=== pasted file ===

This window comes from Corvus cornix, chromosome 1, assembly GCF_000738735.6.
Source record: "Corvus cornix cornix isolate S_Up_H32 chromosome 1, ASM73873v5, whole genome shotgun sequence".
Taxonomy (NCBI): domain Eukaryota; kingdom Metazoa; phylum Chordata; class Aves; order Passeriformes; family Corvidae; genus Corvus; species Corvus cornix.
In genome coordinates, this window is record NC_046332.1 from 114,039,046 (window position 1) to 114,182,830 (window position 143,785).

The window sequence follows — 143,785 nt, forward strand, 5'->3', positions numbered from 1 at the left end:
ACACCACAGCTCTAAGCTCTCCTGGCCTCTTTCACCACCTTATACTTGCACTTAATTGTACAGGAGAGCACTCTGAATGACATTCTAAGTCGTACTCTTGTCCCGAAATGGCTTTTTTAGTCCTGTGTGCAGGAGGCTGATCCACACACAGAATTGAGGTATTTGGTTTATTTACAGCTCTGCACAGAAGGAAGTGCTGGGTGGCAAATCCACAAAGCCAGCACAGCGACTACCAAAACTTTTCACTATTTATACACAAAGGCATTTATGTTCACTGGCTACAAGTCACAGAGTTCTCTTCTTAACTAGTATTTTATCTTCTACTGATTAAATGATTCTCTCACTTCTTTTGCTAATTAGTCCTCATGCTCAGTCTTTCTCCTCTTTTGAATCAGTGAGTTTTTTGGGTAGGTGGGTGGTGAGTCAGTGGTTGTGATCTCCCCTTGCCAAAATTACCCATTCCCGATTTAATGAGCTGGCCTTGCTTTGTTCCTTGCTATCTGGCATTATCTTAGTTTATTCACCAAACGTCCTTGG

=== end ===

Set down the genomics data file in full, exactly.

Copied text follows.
This window comes from Corvus cornix, chromosome 1, assembly GCF_000738735.6.
Source record: "Corvus cornix cornix isolate S_Up_H32 chromosome 1, ASM73873v5, whole genome shotgun sequence".
Taxonomy (NCBI): domain Eukaryota; kingdom Metazoa; phylum Chordata; class Aves; order Passeriformes; family Corvidae; genus Corvus; species Corvus cornix.
In genome coordinates, this window is record NC_046332.1 from 114,039,046 (window position 1) to 114,182,830 (window position 143,785).

The window sequence follows — 143,785 nt, forward strand, 5'->3', positions numbered from 1 at the left end:
ACACCACAGCTCTAAGCTCTCCTGGCCTCTTTCACCACCTTATACTTGCACTTAATTGTACAGGAGAGCACTCTGAATGACATTCTAAGTCGTACTCTTGTCCCGAAATGGCTTTTTTAGTCCTGTGTGCAGGAGGCTGATCCACACACAGAATTGAGGTATTTGGTTTATTTACAGCTCTGCACAGAAGGAAGTGCTGGGTGGCAAATCCACAAAGCCAGCACAGCGACTACCAAAACTTTTCACTATTTATACACAAAGGCATTTATGTTCACTGGCTACAAGTCACAGAGTTCTCTTCTTAACTAGTATTTTATCTTCTACTGATTAAATGATTCTCTCACTTCTTTTGCTAATTAGTCCTCATGCTCAGTCTTTCTCCTCTTTTGAATCAGTGAGTTTTTTGGGTAGGTGGGTGGTGAGTCAGTGGTTGTGATCTCCCCTTGCCAAAATTACCCATTCCCGATTTAATGAGCTGGCCTTGCTTTGTTCCTTGCTATCTGGCATTATCTTAGTTTATTCACCAAACGTCCTTGG